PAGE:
When ‘Beast of Exmoor’ Shows Up, Animals Die : Britain: Like ‘The Hound of the Baskervilles,’ it’s a mystery. But this beast is real, and no one is sure what it is.
As soon as Mike Williams saw the mutilated, bloodless carcass of one of his sheep, he knew it had been killed by something extraordinary.
The throat had been torn apart, the left ear was missing and it looked like it had been thrown around like a rag doll. Most of the blood had been sucked from the body.
“The face and neck were stripped off,” said Williams. “I showed it to my father and neither of us had seen anything killed that way. You’ve got to see it to believe it.”
The killing was so quick the animal didn’t struggle and so quiet nearby sheep were undisturbed.
This was just one of hundreds of sheep killed in exactly the same way since 1983 on the edge of Exmoor, a rugged, desolate area 200 miles west of London that is dotted with isolated villages and solitary farms.
The first rash of killings prompted a near panic. Hunters, super-sleuths and even the British marines combed the 260-square-mile moor in search of what has become known as the “Beast of Exmoor.”
“Nobody knew what we were up against,” said Nigel Brierly, a retired local resident who recently wrote a book, “They Stalk By Night,” about the beast.
“One chap had a butterfly net and another chap who was good at catching stray dogs came up from Plymouth. . . . He trailed a large piece of meat around the moor,” Brierly added.
But their efforts were useless and the killings have continued, about 50 a year by Brierly’s estimate.
First suspicions, taking their cue from Arthur Conan Doyle’s “The Hound of the Baskervilles,” focused on an oversized dog. But tracks near the bodies, the beast’s ability to leap from extreme heights and its screeching cry led Brierly and others to suspect a mountain lion.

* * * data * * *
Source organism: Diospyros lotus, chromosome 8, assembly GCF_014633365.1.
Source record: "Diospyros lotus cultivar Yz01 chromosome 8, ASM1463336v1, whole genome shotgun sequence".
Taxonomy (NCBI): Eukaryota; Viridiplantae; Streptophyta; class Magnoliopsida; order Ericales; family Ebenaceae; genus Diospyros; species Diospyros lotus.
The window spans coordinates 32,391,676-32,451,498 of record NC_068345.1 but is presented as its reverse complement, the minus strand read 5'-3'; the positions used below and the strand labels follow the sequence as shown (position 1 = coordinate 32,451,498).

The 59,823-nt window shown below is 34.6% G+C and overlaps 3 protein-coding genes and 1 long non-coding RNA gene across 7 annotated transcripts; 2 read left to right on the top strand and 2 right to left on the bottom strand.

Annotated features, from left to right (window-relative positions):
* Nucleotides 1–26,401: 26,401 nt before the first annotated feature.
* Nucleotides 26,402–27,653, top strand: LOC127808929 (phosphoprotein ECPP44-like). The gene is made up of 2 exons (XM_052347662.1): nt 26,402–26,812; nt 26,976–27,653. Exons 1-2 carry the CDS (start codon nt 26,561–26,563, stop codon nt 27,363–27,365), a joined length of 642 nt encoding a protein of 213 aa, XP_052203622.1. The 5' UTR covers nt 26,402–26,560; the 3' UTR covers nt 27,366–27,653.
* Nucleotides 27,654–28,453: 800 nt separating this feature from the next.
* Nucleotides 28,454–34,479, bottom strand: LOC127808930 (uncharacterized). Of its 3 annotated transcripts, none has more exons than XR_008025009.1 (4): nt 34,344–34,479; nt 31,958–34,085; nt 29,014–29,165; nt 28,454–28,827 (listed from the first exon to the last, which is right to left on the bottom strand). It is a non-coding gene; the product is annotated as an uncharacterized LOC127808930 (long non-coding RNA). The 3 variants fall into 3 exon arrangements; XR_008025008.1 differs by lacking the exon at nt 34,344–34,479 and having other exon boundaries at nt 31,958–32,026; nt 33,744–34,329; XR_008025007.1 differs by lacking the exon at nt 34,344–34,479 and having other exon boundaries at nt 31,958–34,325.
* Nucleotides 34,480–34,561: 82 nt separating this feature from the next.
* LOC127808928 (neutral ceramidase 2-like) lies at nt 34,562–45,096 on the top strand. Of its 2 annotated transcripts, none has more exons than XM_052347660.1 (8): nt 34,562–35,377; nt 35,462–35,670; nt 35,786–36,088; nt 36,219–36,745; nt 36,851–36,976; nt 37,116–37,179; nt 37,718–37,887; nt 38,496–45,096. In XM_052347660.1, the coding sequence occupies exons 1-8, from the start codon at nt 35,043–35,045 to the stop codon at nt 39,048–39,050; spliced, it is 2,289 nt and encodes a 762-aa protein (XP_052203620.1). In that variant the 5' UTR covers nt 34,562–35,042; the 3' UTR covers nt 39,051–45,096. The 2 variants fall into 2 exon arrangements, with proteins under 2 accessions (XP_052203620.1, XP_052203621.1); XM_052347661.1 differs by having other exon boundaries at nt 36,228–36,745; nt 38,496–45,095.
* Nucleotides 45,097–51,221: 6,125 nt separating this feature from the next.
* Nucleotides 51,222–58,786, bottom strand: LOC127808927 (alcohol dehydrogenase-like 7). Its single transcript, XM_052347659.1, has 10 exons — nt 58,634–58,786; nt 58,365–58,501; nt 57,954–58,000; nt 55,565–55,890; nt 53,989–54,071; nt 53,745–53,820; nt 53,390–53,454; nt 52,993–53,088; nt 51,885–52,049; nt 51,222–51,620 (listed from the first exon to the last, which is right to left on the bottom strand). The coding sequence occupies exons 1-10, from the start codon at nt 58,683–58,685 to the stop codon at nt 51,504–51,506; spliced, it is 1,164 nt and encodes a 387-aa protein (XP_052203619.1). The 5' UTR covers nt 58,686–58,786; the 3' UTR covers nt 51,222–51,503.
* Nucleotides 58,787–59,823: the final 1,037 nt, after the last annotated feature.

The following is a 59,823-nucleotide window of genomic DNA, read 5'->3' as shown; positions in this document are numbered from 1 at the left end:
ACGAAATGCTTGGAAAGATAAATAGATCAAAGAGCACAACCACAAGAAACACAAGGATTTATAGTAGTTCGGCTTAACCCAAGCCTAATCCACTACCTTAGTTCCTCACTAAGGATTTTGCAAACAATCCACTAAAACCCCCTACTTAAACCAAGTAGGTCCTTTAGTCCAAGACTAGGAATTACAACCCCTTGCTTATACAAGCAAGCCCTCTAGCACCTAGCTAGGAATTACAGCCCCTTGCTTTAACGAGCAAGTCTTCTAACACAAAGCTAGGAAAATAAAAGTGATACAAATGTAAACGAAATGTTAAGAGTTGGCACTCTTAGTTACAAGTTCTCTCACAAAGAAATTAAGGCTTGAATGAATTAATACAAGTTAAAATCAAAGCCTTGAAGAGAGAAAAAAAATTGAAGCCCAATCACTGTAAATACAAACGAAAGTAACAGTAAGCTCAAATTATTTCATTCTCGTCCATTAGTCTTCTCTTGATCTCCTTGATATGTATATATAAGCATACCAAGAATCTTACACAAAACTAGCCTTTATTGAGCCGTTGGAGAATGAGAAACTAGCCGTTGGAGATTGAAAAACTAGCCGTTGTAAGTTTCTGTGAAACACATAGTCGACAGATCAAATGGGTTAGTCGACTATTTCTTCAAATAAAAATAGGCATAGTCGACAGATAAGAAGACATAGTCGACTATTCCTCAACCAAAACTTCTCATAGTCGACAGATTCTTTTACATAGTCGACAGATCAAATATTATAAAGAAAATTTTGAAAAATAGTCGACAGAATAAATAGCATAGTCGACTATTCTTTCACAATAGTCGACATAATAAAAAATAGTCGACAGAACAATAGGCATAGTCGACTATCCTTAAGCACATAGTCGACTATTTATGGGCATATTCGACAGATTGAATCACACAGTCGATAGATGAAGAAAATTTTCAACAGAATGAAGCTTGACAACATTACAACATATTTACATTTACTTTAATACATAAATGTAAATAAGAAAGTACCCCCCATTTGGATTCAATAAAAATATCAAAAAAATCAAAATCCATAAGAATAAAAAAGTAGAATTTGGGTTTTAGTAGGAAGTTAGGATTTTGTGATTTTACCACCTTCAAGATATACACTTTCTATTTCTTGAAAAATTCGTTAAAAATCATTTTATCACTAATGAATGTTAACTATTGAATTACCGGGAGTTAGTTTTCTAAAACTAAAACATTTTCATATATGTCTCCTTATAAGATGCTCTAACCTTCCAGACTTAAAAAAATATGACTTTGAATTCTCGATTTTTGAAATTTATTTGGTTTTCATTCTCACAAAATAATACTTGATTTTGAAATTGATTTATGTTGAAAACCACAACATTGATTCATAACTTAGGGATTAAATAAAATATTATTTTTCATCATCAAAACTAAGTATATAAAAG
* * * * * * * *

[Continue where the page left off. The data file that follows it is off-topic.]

“I heard it twice,” said Williams, who has been farming in the area since the late 1950s. “It sounds like a woman screaming. It makes your hair stand up.”
The high-pitched cry has become a familiar sound to many local residents, and several say they have seen the elusive beast.
Rod Bramner claims to have spotted the creature near his house early one morning. In one bounding leap it jumped from the woods onto the road and then to the opposite side.
“It was half and again as big as an Alsatian, long and low, and what struck me was the thickness of the bone in its leg. It was hefty and had a dusky fawn color,” said Bramner, who runs a local riflery school.
“I’ve lived in the country all my life. I’m not a pseudo-country person, and I know what animals look like. This was, as far as I’m concerned, a mountain lion or puma.”
Brierly also claims to have seen the creature, and much of his book is devoted to theory that the “Beast of Exmoor” is one or several pumas.
“I have every reason to believe they are pumas,” he said.
Although they are not indigenous to Britain, Brierly believes pumas, whose natural habitat stretches from northwestern Canada to South America, could have been released from private menageries several years ago and have been breeding in the British countryside ever since.
But Doug Richardson, head keeper and cat specialist at the London Zoo, is skeptical. “It’s possible, but I’ve yet to see any hard evidence that it is a puma,” he said.
He dismissed the numerous sightings, saying most people, unless their eyes are trained, cannot identify well-known big-cat species.
“They can never get it right,” he said, adding that he has seen people in a zoo misidentifying big cats. Pumas do have a high-pitched cry “but so do domestic cats, and foxes also make bizarre noises,” he added.
But for Richardson, the lack of blood was the most convincing argument against the puma theory, because sucking blood is not one of its behavioral traits.
He said the tracks, some of which show claws, are also inconsistent with pumas because big cats, with the exception of cheetahs, retract their claws.
Brierly remains firm in his belief, but even he admits, “Until one is actually caught, we won’t be able to be sure.”